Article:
Out at 724 Ang Mo Kio Market & Food Centre, a humble stall bears the name ‘Yunos & Family’ and this holds a lot of meaning, and history to the people behind the business. The Yunos family are a well-oiled unit. Each morning begins with 28-year old Afiq Rezza prepping and cooking for the day, with help from his father, aunt, uncle and 81-year old grandmother. Later, his brother and two cousins report for duty before they start serving customers at 11am.
Yunos & Family is a legacy left by Afiq’s late grandfather, Haji Yunos Ahmad who set up the business in 1960 at Hastings Road before they moved to Ang Mo Kio in 1979. The recipes have remained unchanged through the years and so have the crowd. “I love seeing my regular customers, even those from my grandfather’s time are still returning to eat here,” Afiq says.
There are four main dishes on the menu, mee rebus ($3), mee soto ($3), gado-gado ($3.50) and satay ($0.60/stick). There is also an extensive list of meats named on the menu and here is where the magic happens – it all can be added to your order of mee rebus. While stellar on its own, having a mee rebus with beef ribs ($6) and a begedil (potato patty) elevates the dish to new levels. We warn you, it’s going to be a sloppy affair sloshing around the bowl of egg noodles in the thick savoury broth. The ribs were slow-cooked, leaving the meat to fall off the bone easily. If you’re looking to really indulge, top up the experience with an order of mutton satay. The queues at the stall is testament to how good the food is, and the hustle and bustle continues all the way till the shop closes for the day at 9.30pm.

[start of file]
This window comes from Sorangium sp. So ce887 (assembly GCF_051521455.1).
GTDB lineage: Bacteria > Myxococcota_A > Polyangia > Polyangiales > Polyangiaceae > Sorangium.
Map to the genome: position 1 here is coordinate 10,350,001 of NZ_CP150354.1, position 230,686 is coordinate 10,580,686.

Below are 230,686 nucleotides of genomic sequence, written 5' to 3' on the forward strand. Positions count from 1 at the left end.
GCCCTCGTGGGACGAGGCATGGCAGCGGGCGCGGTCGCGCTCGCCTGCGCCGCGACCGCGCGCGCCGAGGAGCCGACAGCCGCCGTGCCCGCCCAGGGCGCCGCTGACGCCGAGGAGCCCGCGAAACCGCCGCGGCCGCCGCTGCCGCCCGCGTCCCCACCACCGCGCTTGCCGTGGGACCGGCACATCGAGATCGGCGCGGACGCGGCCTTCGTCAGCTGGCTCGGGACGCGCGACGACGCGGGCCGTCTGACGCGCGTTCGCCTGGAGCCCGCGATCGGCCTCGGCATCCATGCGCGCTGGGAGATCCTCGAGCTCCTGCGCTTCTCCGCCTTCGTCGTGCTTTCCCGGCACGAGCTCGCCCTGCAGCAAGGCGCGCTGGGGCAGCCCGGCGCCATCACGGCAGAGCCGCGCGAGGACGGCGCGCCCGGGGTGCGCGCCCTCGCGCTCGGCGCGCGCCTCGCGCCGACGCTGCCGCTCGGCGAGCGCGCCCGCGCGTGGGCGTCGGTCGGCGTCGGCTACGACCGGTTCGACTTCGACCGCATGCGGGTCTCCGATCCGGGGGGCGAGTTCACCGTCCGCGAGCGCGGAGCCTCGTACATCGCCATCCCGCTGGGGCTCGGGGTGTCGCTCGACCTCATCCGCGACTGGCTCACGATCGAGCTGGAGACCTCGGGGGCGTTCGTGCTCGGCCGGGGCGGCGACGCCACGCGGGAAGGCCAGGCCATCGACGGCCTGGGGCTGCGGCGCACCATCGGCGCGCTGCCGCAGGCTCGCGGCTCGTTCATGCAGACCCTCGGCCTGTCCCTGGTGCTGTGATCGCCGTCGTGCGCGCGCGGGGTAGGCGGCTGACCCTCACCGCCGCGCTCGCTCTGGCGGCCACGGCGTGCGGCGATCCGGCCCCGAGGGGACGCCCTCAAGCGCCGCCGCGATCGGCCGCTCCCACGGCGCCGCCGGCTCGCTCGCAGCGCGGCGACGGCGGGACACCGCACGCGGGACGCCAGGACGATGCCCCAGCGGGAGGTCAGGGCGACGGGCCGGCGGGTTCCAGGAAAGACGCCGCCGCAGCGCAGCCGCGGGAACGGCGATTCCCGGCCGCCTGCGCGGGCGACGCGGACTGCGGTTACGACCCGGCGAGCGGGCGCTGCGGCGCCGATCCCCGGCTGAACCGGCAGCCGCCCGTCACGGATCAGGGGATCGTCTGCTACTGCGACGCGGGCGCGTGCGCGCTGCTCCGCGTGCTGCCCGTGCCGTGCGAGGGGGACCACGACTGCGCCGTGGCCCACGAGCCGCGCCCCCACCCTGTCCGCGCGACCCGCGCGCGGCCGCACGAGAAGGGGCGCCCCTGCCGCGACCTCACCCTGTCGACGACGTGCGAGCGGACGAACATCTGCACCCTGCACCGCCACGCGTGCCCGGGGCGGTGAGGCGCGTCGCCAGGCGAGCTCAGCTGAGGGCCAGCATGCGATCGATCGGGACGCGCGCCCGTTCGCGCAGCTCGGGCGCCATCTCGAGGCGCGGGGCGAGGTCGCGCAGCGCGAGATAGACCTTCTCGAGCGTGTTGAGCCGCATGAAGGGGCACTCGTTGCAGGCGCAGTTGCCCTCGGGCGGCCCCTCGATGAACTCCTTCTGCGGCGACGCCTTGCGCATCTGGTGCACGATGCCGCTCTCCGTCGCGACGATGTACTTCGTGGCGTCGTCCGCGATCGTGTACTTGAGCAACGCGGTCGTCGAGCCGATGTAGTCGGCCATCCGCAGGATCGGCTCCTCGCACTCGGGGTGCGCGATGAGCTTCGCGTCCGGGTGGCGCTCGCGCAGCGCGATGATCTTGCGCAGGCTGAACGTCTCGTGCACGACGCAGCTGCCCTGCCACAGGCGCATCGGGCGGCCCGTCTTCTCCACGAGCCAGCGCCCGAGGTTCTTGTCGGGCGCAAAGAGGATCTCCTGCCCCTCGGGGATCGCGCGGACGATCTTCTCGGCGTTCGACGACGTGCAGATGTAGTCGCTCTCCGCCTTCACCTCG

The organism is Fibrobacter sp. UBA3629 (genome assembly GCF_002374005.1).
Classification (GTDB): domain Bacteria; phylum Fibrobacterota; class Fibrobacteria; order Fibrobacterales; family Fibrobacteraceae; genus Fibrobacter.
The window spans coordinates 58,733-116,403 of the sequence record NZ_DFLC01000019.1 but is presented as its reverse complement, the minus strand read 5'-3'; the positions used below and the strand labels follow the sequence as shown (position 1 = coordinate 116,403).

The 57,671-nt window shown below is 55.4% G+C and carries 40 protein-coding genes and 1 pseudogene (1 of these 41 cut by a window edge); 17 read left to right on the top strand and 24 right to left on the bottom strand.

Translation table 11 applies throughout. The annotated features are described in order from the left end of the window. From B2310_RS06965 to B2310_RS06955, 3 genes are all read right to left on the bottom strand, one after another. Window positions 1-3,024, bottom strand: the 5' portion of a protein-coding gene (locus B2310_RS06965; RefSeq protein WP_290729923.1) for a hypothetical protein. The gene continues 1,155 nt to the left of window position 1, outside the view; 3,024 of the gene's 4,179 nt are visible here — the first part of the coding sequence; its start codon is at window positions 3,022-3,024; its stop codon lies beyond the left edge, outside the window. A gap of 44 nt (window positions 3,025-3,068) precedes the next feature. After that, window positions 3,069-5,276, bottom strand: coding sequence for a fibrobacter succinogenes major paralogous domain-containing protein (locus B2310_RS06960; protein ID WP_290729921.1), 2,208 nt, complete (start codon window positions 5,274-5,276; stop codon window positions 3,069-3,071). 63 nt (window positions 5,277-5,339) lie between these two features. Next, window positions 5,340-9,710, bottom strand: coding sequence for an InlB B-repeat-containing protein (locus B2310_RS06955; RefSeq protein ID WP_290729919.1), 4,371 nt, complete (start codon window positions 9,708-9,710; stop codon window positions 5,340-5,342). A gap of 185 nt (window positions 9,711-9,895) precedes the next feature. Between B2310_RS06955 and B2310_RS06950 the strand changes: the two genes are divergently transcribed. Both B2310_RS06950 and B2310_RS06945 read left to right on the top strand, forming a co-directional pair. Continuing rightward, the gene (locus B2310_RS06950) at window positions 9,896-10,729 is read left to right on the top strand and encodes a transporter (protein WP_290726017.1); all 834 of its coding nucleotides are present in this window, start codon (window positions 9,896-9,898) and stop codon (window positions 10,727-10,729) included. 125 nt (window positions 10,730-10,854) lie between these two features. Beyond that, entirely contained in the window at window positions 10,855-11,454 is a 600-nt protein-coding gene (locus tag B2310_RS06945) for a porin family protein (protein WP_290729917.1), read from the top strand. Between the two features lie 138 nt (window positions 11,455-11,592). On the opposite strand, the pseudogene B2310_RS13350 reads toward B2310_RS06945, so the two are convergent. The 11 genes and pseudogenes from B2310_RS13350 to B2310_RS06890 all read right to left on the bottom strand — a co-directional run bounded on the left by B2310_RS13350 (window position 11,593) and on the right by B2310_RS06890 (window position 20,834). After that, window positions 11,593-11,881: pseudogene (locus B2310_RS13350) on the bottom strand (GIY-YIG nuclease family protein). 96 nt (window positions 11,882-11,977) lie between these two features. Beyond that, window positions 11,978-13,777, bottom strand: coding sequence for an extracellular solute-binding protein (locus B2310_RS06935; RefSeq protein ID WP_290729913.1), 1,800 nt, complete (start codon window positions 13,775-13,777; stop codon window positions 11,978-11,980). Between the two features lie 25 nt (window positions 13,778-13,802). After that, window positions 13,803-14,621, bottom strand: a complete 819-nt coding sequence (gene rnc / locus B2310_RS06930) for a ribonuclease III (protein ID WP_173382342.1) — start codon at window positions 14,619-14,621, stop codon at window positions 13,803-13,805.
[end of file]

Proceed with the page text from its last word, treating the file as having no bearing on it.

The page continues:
Away from the base in Ang Mo Kio, Afiq is also hustling his mee rebus to different sort of crowd: the gallery-hopping, culture-catching artsy types. Afiq himself was an art student from the Nanyang Academy of Fine Arts (NAFA) and continues to be active in the arts and music scene. The most recent collaboration was with with local contemporary artist, Ben Yap at The Working Capitol where mee rebus was sold in a pushcart at the exhibition.
Is the hawker life a career path that Afiq regrets taking? No, he says, “To be honest, it is a very exhausting career but running the stall and serving the customers food that has a history with it is very fulfilling. The best part of it is, it is never a routine for me.”
#01-01, 724 Ang Mo Kio Food Centre, 724 Ang Mo Kio Ave. 6
3 questions with Afiq Rezza
1. What were some of the things you had to learn?
I have always been inclined to the family business. I started helping out at the stall since I was young and it’s only natural that I give back to the family and uphold the family’s legacy. I picked up the family recipe watching my father cook every morning, he did not spoon feed or ‘manja’ me so I had to learn on my own. I also had to learn the traits of being a hawker such as dealing with suppliers, accounting, human resource and public relations. It is not just about cooking.
2. What’s your favourite dish on the menu?
Mee Soto! I’m a soup kinda guy.
3. How did some of the collaborations in the pop-up scene come about?
Besides being a hawker, I have always been inclined to art and streetwear culture. The collaborations are usually with friends of mine or customers of Yunos & Family. The first collaboration was a pop-up at FIN Crafted Goods. Subsequently, we have collaborated with Goodluck Bunch, Sole Superior, Death Threads and we have also collaborated with Pras The Bandit for our first merchandise (an embroidered work shirt) which was sold out on the day of its release.